Dominating the competition
Players like Desir are even more attractive in today's NFL because it's easier for teams to get a realistic sense of how to project their talents at the next level. The general rule of thumb when it comes to scouting such prospects is that they need to dominate the competition at whatever level they play. If they are merely good players at smaller schools, then they need special circumstances. For example, when the Broncos found Pro Bowl tight end Julius Thomas at Portland State prior to the 2011 draft, they didn't immediately see the potential in a former college basketball player who had spent only one year playing football. It was the excitement displayed by tight ends coach Clancy Barone -- who had coached San Diego Chargers Pro Bowl tight end Antonio Gates, another former basketball player -- that prompted them to use a fourth-round pick on Thomas.
The Broncos also likely had an easier time projecting Thomas as an NFL player because of the resources available to them. Technology has reached the point that scouts and general managers have the ability to find information on any prospect within a matter of minutes. "Evaluating players is a lot easier now that everything is digitized," said the AFC scout. "We used to not get tapes on players until February, especially the small-college schools. You always had to hound their video guys for that stuff. But now all the film is shared between the NFL and the college. The second we want to see a player, we can have it streamed right to us.
"Now a general manager can hear about a player and call up the information right away. Ten years ago, if you heard about a player, you had to open the [file] on the kid and hope you had some information. And if you didn't, you had to hustle to track it down."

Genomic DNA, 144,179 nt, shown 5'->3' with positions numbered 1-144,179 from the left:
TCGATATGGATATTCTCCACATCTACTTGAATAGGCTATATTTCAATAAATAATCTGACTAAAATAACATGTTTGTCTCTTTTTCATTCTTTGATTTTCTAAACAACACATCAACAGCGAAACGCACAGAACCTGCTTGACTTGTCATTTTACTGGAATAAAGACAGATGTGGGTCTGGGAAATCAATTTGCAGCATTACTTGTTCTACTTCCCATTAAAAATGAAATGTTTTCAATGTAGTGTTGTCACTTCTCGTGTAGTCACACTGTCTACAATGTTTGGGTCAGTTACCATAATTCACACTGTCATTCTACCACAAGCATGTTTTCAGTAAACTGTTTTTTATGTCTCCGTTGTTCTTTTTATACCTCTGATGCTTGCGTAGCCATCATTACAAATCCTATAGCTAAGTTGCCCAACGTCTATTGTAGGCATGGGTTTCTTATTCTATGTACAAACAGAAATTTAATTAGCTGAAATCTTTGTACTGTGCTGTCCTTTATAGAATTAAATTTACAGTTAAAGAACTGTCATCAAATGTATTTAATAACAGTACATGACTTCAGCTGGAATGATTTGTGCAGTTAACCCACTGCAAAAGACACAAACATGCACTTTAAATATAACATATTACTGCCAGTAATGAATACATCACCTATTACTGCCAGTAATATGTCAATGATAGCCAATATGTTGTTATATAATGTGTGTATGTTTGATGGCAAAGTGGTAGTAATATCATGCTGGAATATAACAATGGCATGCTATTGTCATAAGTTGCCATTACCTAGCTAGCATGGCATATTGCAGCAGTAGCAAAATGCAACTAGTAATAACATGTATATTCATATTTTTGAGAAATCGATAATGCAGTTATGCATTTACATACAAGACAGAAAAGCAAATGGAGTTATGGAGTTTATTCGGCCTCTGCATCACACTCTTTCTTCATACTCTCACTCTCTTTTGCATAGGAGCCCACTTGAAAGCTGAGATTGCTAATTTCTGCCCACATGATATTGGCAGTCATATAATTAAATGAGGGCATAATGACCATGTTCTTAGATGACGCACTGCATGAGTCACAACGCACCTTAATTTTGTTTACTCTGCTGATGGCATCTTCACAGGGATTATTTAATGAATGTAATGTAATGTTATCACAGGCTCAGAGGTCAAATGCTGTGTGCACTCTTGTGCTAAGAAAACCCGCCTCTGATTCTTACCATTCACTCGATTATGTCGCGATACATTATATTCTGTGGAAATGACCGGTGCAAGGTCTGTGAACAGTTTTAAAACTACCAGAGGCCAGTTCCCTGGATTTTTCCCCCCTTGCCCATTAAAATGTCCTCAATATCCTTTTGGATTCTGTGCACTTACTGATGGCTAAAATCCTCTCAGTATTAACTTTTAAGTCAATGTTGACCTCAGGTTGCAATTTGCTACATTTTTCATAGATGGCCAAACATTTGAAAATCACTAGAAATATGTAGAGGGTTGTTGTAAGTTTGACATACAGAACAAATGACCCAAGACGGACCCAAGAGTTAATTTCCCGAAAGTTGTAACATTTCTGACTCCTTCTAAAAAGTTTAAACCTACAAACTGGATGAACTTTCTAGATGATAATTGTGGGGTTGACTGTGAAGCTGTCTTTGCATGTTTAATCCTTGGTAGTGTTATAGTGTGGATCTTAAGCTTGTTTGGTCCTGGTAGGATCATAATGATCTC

The only major challenge in pursuing players from smaller schools is that it normally takes them at least a year longer than players from bigger programs to adjust to the NFL. They may lack the strength that results from training at schools that have multimillion-dollar facilities, and they might not be exposed to more complex schemes that are commonplace in power conferences. "In general terms, you look at how [they] would handle the sophistication of our game -- the comprehension, those type of things," said St. Louis Rams head coach Jeff Fisher. "It's not necessarily a concern with the matchup because of the competition in their respective leagues, but more so the potential for a level of understanding of what we're asking [them] to do. ... You can see the athleticism, so you look for the rest."
Yet when small-school players hit, they can make any general manager look like a genius. When the Tennessee Titans grabbed running back Chris Johnson in the first round of the 2008 draft, most people knew the former East Carolina star largely because of the 4.24-second 40-yard dash he ripped off at that year's combine. One year later, he ran for 2,006 yards and set a league record with 2,509 total yards from scrimmage. The San Francisco 49ers also have done quite well for themselves lately, with a roster that includes two Pro Bowlers along their offensive line (left tackle Joe Staley from Central Michigan and former Idaho guard Mike Iupati) and a rapidly rising star quarterback (Colin Kaepernick, formerly of Nevada) out of non-BCS schools.
Desir's chances of making a name for himself in the NFL are enhanced by the position he plays. It's obviously harder to evaluate quarterbacks on any level, but players who compete on the perimeter tend to have a smoother transition, with cornerbacks, receivers, and pass-rushers being the most noteworthy. The most important thing for Desir to remember is something that his former Washburn teammate and current San Francisco 49ers backup linebacker Michael Wilhoite believes. It doesn't matter how you get to the NFL; it's what you do once you get there.
"The NFL is going to find you anywhere," Wilhoite said. "You can't control what scouts are coming to your school, but you can control your work ethic. You have teams in every major city and scouts in every region of the country. The NFL respects winning and guys who will help teams win. It all comes down to what you do on Sundays."
Desir hopes that's the case. "Nobody knew where Lindenwood was when I got to the Senior Bowl," he said. "So I spent a lot of time answering that question. But there were a lot of other small-school guys there, too. It feels like people are paying attention to what we do. They know we can play even though we didn't go to the bigger schools."
ESPN NFL Nation reporters James Walker and Jeff Legwold contributed to this report.